ARcare works with patients who have prediabetes, are high risk, or have uncontrolled diabetes. They use telehealth to connect to patients in rural areas.
Telehealth Diabetes Education
ARcare patients can choose in-person or remote diabetes education. Patients receive 10 hours of education over a year with 30-minute appointments, tailored to each patient’s needs.
- Patients go to nearest ARcare clinic for telehealth because high speed Internet isn’t available in many areas.
- A nurse or medical assistant is on site to take the patient’s vitals and moderate the telehealth visit. A registered dietician or diabetes educator leads the visit remotely on a screen.
- If needed, pharmacists use telehealth to show patients how to take medications.
- Transportation remains a large barrier. The no-show rate is about 40%. Patients who miss visits receive follow up to reschedule and to ask why they didn’t show up. If they need a ride, ARcare sets one up.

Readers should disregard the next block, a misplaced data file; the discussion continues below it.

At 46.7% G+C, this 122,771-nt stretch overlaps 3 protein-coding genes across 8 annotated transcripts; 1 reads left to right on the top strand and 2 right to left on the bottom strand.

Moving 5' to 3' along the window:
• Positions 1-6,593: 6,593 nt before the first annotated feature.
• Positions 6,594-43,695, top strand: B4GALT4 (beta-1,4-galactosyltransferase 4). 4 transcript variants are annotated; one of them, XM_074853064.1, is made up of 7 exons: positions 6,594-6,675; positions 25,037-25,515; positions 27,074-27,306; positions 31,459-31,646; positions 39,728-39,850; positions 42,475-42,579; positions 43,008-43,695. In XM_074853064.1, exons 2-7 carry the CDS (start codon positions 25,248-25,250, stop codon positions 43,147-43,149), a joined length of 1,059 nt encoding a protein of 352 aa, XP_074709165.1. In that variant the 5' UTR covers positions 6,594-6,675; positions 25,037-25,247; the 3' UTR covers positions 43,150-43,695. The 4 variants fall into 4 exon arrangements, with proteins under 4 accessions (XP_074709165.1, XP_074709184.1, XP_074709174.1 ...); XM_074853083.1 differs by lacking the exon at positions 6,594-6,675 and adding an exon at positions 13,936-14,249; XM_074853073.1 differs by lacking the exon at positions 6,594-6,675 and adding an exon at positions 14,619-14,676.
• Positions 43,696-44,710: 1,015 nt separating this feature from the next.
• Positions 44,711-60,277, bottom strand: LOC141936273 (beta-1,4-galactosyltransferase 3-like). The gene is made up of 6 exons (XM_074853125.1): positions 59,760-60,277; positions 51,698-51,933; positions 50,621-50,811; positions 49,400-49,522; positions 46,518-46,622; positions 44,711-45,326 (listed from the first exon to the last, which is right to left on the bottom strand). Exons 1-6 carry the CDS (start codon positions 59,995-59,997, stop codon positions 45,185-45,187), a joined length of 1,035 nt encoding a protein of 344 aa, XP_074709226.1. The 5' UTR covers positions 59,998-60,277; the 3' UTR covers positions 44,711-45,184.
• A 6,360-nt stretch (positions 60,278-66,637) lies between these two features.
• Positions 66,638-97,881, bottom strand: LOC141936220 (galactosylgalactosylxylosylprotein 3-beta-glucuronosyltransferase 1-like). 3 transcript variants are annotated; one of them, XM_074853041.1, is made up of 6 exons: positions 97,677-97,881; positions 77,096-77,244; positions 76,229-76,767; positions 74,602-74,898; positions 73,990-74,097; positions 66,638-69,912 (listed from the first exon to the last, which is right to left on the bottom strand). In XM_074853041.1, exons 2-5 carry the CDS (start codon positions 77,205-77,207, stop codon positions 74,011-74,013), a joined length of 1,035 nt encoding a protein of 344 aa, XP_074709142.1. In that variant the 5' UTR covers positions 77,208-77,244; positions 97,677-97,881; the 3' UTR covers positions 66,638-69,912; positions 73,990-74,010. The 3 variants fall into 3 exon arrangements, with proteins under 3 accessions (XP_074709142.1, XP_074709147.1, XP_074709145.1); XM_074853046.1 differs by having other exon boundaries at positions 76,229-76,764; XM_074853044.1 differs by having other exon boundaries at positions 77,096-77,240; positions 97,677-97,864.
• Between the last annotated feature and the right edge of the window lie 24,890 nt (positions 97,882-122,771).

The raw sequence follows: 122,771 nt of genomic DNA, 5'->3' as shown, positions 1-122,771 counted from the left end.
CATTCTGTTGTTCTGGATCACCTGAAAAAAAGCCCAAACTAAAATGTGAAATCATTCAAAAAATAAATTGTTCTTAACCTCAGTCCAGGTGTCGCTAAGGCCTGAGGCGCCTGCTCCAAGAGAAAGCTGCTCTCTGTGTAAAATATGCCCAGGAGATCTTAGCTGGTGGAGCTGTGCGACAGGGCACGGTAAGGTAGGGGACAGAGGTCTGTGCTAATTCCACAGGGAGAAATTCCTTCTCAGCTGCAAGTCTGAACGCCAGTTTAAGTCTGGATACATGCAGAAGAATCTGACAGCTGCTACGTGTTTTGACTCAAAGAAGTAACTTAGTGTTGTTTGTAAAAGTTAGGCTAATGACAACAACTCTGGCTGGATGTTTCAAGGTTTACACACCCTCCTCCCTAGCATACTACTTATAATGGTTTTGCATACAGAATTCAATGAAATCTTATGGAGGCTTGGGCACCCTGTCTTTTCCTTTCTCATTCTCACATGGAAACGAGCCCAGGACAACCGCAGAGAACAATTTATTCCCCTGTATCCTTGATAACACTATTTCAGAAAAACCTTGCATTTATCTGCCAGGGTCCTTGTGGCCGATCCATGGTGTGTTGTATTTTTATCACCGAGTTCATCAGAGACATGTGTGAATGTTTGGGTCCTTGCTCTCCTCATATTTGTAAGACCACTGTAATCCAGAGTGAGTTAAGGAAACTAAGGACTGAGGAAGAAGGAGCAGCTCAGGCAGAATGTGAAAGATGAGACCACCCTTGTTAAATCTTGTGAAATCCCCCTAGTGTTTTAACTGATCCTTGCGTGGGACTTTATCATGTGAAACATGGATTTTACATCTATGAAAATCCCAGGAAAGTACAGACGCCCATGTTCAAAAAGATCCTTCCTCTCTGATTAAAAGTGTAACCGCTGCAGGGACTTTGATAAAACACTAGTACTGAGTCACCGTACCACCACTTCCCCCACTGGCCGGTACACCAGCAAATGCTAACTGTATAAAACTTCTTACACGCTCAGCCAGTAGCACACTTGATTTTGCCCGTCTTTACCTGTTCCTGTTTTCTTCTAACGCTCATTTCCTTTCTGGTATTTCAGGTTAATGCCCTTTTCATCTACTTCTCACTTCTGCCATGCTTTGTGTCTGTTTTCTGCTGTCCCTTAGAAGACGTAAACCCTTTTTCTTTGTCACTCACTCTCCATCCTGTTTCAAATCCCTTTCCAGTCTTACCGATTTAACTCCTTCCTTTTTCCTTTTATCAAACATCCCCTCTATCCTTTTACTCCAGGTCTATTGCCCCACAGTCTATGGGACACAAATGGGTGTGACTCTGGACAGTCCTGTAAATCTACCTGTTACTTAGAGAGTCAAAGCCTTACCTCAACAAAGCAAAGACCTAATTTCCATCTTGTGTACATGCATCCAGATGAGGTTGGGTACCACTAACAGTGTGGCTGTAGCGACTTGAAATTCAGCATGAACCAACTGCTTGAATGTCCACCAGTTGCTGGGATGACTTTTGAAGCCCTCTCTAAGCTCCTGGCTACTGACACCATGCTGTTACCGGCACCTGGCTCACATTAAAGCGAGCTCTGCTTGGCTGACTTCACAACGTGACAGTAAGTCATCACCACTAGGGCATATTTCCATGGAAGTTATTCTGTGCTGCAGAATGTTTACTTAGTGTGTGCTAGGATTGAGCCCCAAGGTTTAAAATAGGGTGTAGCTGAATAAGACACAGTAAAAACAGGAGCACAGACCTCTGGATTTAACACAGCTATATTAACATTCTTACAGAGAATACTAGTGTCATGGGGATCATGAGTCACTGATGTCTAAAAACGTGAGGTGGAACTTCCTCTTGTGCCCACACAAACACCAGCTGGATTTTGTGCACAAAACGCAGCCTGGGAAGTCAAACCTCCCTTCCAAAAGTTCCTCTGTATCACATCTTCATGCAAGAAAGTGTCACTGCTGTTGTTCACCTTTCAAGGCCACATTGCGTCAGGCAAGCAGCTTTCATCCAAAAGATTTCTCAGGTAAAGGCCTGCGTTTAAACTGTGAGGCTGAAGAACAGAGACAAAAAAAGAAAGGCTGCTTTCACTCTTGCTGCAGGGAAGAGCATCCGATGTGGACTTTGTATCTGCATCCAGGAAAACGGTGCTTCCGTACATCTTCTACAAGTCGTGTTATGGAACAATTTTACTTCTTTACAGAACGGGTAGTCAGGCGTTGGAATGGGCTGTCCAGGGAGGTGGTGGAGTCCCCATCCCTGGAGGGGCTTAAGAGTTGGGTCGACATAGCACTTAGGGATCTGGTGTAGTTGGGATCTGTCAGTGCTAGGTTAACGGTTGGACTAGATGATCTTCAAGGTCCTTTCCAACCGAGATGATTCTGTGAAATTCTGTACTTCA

- ARcare uses a tab in the EHR for diabetes education. This gives providers uniform questions and information to share with patients.
- They partner with the University of Arkansas for Medical Sciences to share technology, allowing them to purchase accounts without buying software.
- The health professional invites patients to other events such as cooking and exercise classes.
- In 2019, the average beginning A1c of patients who participated was 8.6%. The average A1c following the program was 8.1%. The average weight loss was 5.33 lbs.
- ARcare is among the highest performers on the UDS uncontrolled diabetes measure.
* article reprinted from the Bureau of Primary Health Care: https://bphc.hrsa.gov/qualityimprovement/promising-practices/index.html/arcare-uses-telehealth-diabetes-education?bclid=IwAR3oz00TgnUyjqVrM2EuwhC0uAA6COGJwoSBraAoZruaaSGXJVEHYPoNX8o